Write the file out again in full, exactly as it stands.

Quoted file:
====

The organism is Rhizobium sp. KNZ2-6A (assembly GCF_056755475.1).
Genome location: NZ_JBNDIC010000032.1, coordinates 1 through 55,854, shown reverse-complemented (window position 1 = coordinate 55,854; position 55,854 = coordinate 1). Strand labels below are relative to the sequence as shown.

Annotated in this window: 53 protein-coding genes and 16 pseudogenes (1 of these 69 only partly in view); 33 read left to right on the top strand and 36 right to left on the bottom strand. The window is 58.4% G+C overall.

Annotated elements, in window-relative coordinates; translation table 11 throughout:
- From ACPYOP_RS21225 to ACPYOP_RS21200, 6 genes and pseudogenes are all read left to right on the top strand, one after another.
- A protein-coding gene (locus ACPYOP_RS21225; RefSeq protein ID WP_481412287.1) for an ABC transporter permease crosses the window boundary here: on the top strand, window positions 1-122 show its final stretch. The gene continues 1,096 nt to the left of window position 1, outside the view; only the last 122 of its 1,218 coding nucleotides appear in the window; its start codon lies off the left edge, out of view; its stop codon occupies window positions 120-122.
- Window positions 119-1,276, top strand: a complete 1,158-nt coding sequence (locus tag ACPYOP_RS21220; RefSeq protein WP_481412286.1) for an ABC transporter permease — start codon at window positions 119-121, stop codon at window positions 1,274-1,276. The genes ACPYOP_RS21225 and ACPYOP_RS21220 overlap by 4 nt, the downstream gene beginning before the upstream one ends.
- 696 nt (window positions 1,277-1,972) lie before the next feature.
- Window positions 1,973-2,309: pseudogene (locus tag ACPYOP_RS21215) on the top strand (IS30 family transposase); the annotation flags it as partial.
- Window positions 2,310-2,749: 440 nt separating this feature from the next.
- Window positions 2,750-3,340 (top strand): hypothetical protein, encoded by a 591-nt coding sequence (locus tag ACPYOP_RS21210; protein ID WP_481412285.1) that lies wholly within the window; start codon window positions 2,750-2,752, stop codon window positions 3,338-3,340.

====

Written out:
The organism is Rhizobium sp. KNZ2-6A (assembly GCF_056755475.1).
Genome location: NZ_JBNDIC010000032.1, coordinates 1 through 55,854, shown reverse-complemented (window position 1 = coordinate 55,854; position 55,854 = coordinate 1). Strand labels below are relative to the sequence as shown.

Annotated in this window: 53 protein-coding genes and 16 pseudogenes (1 of these 69 only partly in view); 33 read left to right on the top strand and 36 right to left on the bottom strand. The window is 58.4% G+C overall.

Annotated elements, in window-relative coordinates; translation table 11 throughout:
- From ACPYOP_RS21225 to ACPYOP_RS21200, 6 genes and pseudogenes are all read left to right on the top strand, one after another.
- A protein-coding gene (locus ACPYOP_RS21225; RefSeq protein ID WP_481412287.1) for an ABC transporter permease crosses the window boundary here: on the top strand, window positions 1-122 show its final stretch. The gene continues 1,096 nt to the left of window position 1, outside the view; only the last 122 of its 1,218 coding nucleotides appear in the window; its start codon lies off the left edge, out of view; its stop codon occupies window positions 120-122.
- Window positions 119-1,276, top strand: a complete 1,158-nt coding sequence (locus tag ACPYOP_RS21220; RefSeq protein WP_481412286.1) for an ABC transporter permease — start codon at window positions 119-121, stop codon at window positions 1,274-1,276. The genes ACPYOP_RS21225 and ACPYOP_RS21220 overlap by 4 nt, the downstream gene beginning before the upstream one ends.
- 696 nt (window positions 1,277-1,972) lie before the next feature.
- Window positions 1,973-2,309: pseudogene (locus tag ACPYOP_RS21215) on the top strand (IS30 family transposase); the annotation flags it as partial.
- Window positions 2,310-2,749: 440 nt separating this feature from the next.
- Window positions 2,750-3,340 (top strand): hypothetical protein, encoded by a 591-nt coding sequence (locus tag ACPYOP_RS21210; protein ID WP_481412285.1) that lies wholly within the window; start codon window positions 2,750-2,752, stop codon window positions 3,338-3,340.